SIA Legal Team + If/When/How Unite As Pro-Choice Counter To Anti-Women Federalist Society

MERGER OF SIA LEGAL TEAM AND IF/WHEN/HOW REPRODUCTIVE JUSTICE LAWYERS UNIT ANNOUNCED MARCH 13, 2019

MERGER OF SIA LEGAL TEAM AND IF/WHEN/HOW REPRODUCTIVE JUSTICE LAWYERS UNIT ANNOUNCED MARCH 13, 2019

SIA Legal Team + If/When/How Unite As Pro-Choice Counter To Anti-Women Federalist Society

Two powerful groups fighting for women’s reproductive rights have joined forces under the If/When/How name. Their goal? Creating a national network to push back against restrictive abortion legislation in every state, helping those ‘whose rights are being trampled.’

The merger of SIA Legal Team and If/When/How—two existing pro-choice groups that already shape policy, file lawsuits, and inform lawyers around reproductive rights issues — launched today March 13. To date, most legal work in the reproductive rights arena has focused on protecting clinics and providers. Executive director Jill Adams says the new organization will also focus on providing a network of attorneys for everyday people facing reproductive rights challenges.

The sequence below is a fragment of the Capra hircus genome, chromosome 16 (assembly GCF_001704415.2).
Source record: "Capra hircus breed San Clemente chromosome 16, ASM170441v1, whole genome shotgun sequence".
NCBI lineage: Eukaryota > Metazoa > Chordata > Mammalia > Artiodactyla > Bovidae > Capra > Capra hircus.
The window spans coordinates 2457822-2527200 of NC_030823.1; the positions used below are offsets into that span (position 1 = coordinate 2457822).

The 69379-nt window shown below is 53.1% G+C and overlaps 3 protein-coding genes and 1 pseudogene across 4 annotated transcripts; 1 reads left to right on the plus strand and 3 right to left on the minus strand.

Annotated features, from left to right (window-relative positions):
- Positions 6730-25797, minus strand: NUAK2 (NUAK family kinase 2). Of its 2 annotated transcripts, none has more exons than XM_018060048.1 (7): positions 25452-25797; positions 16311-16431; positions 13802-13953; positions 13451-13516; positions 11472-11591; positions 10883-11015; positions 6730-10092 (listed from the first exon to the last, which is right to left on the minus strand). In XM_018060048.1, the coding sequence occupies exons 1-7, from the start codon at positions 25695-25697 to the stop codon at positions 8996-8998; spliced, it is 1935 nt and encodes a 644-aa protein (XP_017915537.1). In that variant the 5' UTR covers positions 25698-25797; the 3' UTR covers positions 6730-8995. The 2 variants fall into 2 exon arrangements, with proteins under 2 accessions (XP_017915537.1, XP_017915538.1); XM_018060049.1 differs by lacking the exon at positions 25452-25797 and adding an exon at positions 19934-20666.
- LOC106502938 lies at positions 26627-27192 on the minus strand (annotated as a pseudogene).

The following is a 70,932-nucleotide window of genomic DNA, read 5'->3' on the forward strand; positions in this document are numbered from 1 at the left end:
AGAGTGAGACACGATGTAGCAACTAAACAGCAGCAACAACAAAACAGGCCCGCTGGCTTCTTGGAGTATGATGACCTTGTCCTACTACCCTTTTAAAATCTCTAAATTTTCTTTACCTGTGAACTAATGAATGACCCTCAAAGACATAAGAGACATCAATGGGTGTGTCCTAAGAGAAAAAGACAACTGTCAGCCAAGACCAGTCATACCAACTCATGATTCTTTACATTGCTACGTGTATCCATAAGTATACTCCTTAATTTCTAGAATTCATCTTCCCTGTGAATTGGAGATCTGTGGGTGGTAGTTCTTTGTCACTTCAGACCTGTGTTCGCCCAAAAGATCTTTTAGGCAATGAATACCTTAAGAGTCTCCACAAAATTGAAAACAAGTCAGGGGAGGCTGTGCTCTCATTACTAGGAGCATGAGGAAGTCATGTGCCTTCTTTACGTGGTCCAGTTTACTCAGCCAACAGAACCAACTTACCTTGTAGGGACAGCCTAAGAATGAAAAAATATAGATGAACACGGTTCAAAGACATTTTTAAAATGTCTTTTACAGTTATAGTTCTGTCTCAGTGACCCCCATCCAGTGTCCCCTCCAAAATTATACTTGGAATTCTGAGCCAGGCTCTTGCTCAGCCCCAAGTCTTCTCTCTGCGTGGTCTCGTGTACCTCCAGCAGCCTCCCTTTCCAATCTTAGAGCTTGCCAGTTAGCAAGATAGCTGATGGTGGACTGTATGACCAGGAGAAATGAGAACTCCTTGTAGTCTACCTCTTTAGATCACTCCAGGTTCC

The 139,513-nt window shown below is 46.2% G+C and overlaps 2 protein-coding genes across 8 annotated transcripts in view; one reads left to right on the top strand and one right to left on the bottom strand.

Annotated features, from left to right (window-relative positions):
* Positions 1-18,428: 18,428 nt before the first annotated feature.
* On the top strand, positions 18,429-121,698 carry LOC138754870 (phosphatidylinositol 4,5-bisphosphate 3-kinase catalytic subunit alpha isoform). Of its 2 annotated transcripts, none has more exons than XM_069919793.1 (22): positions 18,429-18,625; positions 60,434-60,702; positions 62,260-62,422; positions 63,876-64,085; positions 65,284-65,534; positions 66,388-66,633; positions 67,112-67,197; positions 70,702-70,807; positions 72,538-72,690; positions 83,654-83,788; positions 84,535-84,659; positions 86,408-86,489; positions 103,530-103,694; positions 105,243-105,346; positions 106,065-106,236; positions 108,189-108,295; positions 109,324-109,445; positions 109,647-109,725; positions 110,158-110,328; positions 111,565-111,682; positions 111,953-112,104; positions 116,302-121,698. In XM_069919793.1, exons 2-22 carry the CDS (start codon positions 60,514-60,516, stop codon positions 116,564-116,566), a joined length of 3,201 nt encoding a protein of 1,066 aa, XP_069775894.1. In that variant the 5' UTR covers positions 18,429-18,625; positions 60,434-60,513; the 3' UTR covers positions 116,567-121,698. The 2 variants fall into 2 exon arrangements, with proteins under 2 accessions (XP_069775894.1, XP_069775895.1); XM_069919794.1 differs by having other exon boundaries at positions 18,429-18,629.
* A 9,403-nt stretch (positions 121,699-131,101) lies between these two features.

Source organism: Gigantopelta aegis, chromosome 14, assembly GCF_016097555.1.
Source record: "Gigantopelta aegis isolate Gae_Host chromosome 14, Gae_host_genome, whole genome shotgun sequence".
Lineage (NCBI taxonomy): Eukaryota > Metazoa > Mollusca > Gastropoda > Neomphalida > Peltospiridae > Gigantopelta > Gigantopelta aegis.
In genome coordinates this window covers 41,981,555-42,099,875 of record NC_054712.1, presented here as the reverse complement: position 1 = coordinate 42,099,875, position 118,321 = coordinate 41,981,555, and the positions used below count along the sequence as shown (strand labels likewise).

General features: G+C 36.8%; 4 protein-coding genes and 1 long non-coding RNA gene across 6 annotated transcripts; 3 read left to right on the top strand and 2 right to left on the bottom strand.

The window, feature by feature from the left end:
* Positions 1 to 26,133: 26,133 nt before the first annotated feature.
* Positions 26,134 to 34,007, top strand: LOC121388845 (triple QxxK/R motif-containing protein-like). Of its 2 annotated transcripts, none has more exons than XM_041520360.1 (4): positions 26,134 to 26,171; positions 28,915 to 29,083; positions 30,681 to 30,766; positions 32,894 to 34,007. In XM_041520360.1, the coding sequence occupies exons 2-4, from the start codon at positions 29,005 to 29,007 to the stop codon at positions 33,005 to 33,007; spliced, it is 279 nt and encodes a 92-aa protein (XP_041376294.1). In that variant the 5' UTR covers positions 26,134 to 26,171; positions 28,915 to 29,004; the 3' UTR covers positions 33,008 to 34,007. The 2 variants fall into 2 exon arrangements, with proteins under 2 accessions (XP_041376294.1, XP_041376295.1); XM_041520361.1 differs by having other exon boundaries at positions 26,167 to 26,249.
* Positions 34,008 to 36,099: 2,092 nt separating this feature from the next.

Ryan Magers Madison County, Alabama

Examples of new lawsuits include that of Alabama man Ryan Magers of Madison County, Alabama, who recently filed suit on behalf of an aborted fetus, claiming that his girlfriend had a medication abortion against his wishes in February 2017. In the law suit, filed in January, Magers filed a petition to serve as the “personal representative” of the aborted fetus’ estate.

Next, Magers sued the clinic that performed the abortion, the Alabama Women’s Center for Reproductive Alternatives in Huntsville, on behalf of himself and “Baby Roe,” as the fetus is referred to in court documents.

On March 5, Madison County Probate Judge Frank Barger granted Magers’ petition to represent the estate in a decision his attorney, Brent Helms, said broke new legal ground.

NARAL President Ilyse Hogue called the decision a “very scary case”. “This is the logical consequence of all anti-abortion activity,” tweeted Erin Matson, founder of Reproaction. “Fetuses are treated like people and women and people who can become pregnant are not.”